In 1959, Father Pan began to achieve his big dream, a spacious new church.  With the normal population swelling to hundreds during the summer months and many of them contributing regularly to St. Francis, Father Pan asked approval to build a new church.  Most Reverend Stephen Woznicki, Bishop of Saginaw, granted approval for construction of a new St. Francis church.  This new church was started in 1959 and was used for the first time on May 8, 1960.  Bishop Woznicki officiated at the dedication with many diocesan clergy, parishioners and townspeople in attendance.

Construction of the church features steel, glass and cement block.  The roof is made from poured cement.  Interior of the church is finished in block and brick.  The altar is a beautiful Indiana limestone and weighs 1.5 tons.  The church is finished with a large sacristy, utility rooms, rest rooms, a cry room, an usher’s room and a choir loft with a seating capacity of thirty.

The main portion of the church has a seating capacity of 420.  At the time of its erection, many parishioners thought it much too large for such a small community, but Father Pan showed foresight and wisdom in building the church.  He planned a knock-out panel for a future chapel, which today, saved our parish several thousand dollars.

However, because of ill health Father Pan obtained a leave of absence.  Father Thaddeus Popek, O.F.M. was appointed administrator on July 27,1966.  Only three months later, Father Pan died in Grand Rapids Monastery knowing he had accomplished his mission of building a beautiful new church in this lovely north woods area.  Following Father Pan’s death, Father Thaddeus Popek (Father Ted) was named pastor.  In early 1967, Father Ted engaged the services of an architect to draw plans for the rectory Father Pan had hoped to build.  Sketches of the new rectory were approved by the Bishop and soon construction was underway in July, 1967.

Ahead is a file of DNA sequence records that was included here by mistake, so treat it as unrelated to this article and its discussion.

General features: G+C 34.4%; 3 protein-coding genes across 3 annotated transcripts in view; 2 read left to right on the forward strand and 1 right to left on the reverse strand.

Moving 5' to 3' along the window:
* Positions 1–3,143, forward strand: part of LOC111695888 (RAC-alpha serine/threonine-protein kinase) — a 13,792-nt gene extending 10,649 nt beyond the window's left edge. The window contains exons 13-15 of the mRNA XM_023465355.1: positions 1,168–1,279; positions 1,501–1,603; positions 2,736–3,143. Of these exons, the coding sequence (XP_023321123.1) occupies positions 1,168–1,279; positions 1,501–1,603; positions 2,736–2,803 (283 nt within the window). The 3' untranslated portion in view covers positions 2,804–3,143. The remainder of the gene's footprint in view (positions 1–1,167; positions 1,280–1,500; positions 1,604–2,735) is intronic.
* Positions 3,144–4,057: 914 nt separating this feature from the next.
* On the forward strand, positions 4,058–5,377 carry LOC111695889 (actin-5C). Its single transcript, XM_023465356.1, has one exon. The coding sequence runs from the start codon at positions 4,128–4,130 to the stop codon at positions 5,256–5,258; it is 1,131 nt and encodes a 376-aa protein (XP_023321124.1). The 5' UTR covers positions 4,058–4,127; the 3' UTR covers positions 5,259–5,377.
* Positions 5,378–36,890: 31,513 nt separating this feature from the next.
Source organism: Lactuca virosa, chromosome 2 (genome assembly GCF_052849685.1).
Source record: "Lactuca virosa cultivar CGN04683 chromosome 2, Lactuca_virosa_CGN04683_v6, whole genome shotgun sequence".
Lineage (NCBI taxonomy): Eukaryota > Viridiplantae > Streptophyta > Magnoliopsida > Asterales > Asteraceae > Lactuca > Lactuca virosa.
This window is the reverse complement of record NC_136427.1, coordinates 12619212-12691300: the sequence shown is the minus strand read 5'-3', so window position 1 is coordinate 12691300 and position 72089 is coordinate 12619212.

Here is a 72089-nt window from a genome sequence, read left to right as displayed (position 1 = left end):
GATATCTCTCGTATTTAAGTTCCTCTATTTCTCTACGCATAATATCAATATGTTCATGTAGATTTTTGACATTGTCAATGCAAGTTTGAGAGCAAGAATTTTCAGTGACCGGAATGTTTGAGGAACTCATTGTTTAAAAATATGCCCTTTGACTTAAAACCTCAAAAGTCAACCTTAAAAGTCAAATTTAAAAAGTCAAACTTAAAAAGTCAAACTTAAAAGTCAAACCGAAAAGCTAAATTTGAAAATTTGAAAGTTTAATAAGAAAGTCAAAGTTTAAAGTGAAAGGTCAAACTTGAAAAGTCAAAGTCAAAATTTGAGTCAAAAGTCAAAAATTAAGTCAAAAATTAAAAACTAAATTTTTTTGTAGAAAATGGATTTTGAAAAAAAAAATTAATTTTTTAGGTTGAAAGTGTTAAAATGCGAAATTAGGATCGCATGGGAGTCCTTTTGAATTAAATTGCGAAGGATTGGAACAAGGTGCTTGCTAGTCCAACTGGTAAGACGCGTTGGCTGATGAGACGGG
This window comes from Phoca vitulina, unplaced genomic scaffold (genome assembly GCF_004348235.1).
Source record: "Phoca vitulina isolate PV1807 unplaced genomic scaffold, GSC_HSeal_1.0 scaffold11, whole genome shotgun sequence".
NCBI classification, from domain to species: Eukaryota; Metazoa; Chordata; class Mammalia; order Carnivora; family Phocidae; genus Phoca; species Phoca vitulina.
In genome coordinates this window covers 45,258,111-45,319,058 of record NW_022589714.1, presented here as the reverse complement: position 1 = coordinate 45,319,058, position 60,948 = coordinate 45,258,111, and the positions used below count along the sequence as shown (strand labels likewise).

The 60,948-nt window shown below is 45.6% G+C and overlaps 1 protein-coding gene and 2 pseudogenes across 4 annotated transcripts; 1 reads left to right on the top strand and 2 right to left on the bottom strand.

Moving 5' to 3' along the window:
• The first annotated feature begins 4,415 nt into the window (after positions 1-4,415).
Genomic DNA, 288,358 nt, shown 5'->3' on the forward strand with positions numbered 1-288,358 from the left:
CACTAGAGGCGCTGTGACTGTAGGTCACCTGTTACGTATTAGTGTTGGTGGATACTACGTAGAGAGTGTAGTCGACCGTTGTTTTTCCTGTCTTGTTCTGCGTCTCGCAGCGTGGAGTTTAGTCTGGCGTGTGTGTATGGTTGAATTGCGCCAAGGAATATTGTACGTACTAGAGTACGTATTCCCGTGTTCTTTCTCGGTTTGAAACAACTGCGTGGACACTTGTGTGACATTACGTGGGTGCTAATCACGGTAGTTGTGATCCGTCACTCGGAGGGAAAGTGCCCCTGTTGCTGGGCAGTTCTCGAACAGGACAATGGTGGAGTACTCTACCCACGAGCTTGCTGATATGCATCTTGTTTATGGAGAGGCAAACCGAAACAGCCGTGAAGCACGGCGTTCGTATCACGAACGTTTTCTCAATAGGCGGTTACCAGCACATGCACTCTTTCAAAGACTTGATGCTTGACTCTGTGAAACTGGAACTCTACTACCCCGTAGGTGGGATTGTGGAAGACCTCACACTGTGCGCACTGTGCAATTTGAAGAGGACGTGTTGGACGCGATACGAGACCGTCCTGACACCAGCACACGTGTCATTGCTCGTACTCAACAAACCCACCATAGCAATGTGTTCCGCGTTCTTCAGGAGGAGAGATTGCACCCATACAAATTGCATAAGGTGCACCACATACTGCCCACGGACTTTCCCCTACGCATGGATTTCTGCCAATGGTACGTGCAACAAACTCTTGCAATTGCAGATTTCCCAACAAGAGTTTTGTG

The old rectory, old church and parish hall had to be removed to make room for the new rectory.  It was hoped that the small old church would be preserved as a shrine, but eventually it began to deteriorate and preserving it for sentimental reasons was no longer feasible.  Father Ted became an occupant of the spacious and comfortable new retory on Christmas Day of 1967.

Since the year of 1946, which marked a very humble beginning, the church of St. Francis of Assisi, Lewiston, Michigan, has not only progressed a long way, but by the grace of God, has marvelously developed and expanded.  The material and spiritual blessings have been many and varied.  The spirit and cooperation of the native parishioners and summer parishioners, have been remarkable and unwavering.

During the pastorate of Father Aurelian, the parish paid off its debt and begun to accumulate a large amount of money for future facilities.  Due to the large number of tourists attending mass, the need for an overflow chapel became imperative.  Also, there was an increasing need for a ground-floor social hall and classroomms for our C.C.D. classes.

more to come…